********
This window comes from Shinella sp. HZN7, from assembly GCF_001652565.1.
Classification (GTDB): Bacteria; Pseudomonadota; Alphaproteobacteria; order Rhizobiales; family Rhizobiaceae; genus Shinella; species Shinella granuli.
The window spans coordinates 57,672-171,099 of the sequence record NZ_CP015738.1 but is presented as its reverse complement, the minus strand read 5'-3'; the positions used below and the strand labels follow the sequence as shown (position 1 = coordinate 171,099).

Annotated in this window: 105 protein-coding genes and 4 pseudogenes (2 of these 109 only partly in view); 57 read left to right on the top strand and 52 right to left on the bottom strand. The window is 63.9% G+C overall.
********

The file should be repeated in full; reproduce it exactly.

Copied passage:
This window comes from Shinella sp. HZN7, from assembly GCF_001652565.1.
Classification (GTDB): Bacteria; Pseudomonadota; Alphaproteobacteria; order Rhizobiales; family Rhizobiaceae; genus Shinella; species Shinella granuli.
The window spans coordinates 57,672-171,099 of the sequence record NZ_CP015738.1 but is presented as its reverse complement, the minus strand read 5'-3'; the positions used below and the strand labels follow the sequence as shown (position 1 = coordinate 171,099).

Annotated in this window: 105 protein-coding genes and 4 pseudogenes (2 of these 109 only partly in view); 57 read left to right on the top strand and 52 right to left on the bottom strand. The window is 63.9% G+C overall.